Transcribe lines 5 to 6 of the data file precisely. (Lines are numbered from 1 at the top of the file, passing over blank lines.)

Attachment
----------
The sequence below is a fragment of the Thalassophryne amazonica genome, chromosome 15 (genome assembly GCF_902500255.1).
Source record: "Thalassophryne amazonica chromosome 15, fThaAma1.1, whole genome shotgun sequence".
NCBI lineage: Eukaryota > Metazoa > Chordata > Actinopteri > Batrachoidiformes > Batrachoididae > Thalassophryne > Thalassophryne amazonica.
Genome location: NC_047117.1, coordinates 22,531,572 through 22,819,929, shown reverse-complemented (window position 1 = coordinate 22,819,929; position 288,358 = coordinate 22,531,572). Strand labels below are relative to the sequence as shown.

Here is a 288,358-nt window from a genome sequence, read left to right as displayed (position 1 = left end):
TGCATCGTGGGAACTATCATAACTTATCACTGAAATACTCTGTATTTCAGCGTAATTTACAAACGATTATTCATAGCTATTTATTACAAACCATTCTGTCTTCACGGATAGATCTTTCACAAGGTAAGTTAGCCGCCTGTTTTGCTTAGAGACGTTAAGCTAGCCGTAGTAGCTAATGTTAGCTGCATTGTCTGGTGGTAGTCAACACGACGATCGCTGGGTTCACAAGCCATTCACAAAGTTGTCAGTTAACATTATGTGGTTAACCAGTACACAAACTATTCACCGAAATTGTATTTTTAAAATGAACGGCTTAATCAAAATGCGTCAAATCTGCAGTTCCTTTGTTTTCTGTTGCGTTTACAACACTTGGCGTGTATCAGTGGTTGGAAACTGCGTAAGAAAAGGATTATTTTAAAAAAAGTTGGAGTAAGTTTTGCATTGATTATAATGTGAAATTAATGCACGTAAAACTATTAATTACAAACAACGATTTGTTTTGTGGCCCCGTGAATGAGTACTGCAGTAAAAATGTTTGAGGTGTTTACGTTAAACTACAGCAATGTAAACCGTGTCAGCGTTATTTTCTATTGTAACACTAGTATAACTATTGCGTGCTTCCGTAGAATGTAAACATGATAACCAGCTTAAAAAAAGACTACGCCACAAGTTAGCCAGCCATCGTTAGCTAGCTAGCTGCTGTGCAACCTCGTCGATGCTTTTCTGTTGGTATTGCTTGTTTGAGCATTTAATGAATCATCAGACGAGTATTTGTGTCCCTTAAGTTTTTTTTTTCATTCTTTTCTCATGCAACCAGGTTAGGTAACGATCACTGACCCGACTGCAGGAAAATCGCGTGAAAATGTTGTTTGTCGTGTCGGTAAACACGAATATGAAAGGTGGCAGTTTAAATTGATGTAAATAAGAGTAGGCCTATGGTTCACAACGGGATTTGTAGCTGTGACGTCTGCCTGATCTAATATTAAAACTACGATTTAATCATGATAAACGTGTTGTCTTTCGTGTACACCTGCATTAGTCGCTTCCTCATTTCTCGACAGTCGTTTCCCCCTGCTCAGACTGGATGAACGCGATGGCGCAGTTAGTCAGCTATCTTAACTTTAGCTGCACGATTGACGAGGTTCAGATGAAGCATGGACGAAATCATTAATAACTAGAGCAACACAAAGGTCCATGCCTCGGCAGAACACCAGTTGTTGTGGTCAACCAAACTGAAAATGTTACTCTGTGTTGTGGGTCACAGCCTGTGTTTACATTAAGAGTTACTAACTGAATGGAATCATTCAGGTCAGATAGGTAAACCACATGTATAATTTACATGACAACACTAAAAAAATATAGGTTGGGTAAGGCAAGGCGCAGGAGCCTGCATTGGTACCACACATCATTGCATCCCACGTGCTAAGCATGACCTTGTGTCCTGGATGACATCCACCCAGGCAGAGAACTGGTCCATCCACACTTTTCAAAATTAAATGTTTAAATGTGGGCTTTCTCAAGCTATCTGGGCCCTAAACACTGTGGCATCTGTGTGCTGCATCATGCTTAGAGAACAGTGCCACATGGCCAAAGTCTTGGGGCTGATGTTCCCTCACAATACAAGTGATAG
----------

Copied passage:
Here is a 288,358-nt window from a genome sequence, read left to right as displayed (position 1 = left end):
TGCATCGTGGGAACTATCATAACTTATCACTGAAATACTCTGTATTTCAGCGTAATTTACAAACGATTATTCATAGCTATTTATTACAAACCATTCTGTCTTCACGGATAGATCTTTCACAAGGTAAGTTAGCCGCCTGTTTTGCTTAGAGACGTTAAGCTAGCCGTAGTAGCTAATGTTAGCTGCATTGTCTGGTGGTAGTCAACACGACGATCGCTGGGTTCACAAGCCATTCACAAAGTTGTCAGTTAACATTATGTGGTTAACCAGTACACAAACTATTCACCGAAATTGTATTTTTAAAATGAACGGCTTAATCAAAATGCGTCAAATCTGCAGTTCCTTTGTTTTCTGTTGCGTTTACAACACTTGGCGTGTATCAGTGGTTGGAAACTGCGTAAGAAAAGGATTATTTTAAAAAAAGTTGGAGTAAGTTTTGCATTGATTATAATGTGAAATTAATGCACGTAAAACTATTAATTACAAACAACGATTTGTTTTGTGGCCCCGTGAATGAGTACTGCAGTAAAAATGTTTGAGGTGTTTACGTTAAACTACAGCAATGTAAACCGTGTCAGCGTTATTTTCTATTGTAACACTAGTATAACTATTGCGTGCTTCCGTAGAATGTAAACATGATAACCAGCTTAAAAAAAGACTACGCCACAAGTTAGCCAGCCATCGTTAGCTAGCTAGCTGCTGTGCAACCTCGTCGATGCTTTTCTGTTGGTATTGCTTGTTTGAGCATTTAATGAATCATCAGACGAGTATTTGTGTCCCTTAAGTTTTTTTTTTCATTCTTTTCTCATGCAACCAGGTTAGGTAACGATCACTGACCCGACTGCAGGAAAATCGCGTGAAAATGTTGTTTGTCGTGTCGGTAAACACGAATATGAAAGGTGGCAGTTTAAATTGATGTAAATAAGAGTAGGCCTATGGTTCACAACGGGATTTGTAGCTGTGACGTCTGCCTGATCTAATATTAAAACTACGATTTAATCATGATAAACGTGTTGTCTTTCGTGTACACCTGCATTAGTCGCTTCCTCATTTCTCGACAGTCGTTTCCCCCTGCTCAGACTGGATGAACGCGATGGCGCAGTTAGTCAGCTATCTTAACTTTAGCTGCACGATTGACGAGGTTCAGATGAAGCATGGACGAAATCATTAATAACTAGAGCAACACAAAGGTCCATGCCTCGGCAGAACACCAGTTGTTGTGGTCAACCAAACTGAAAATGTTACTCTGTGTTGTGGGTCACAGCCTGTGTTTACATTAAGAGTTACTAACTGAATGGAATCATTCAGGTCAGATAGGTAAACCACATGTATAATTTACATGACAACACTAAAAAAATATAGGTTGGGTAAGGCAAGGCGCAGGAGCCTGCATTGGTACCACACATCATTGCATCCCACGTGCTAAGCATGACCTTGTGTCCTGGATGACATCCACCCAGGCAGAGAACTGGTCCATCCACACTTTTCAAAATTAAATGTTTAAATGTGGGCTTTCTCAAGCTATCTGGGCCCTAAACACTGTGGCATCTGTGTGCTGCATCATGCTTAGAGAACAGTGCCACATGGCCAAAGTCTTGGGGCTGATGTTCCCTCACAATACAAGTGATAG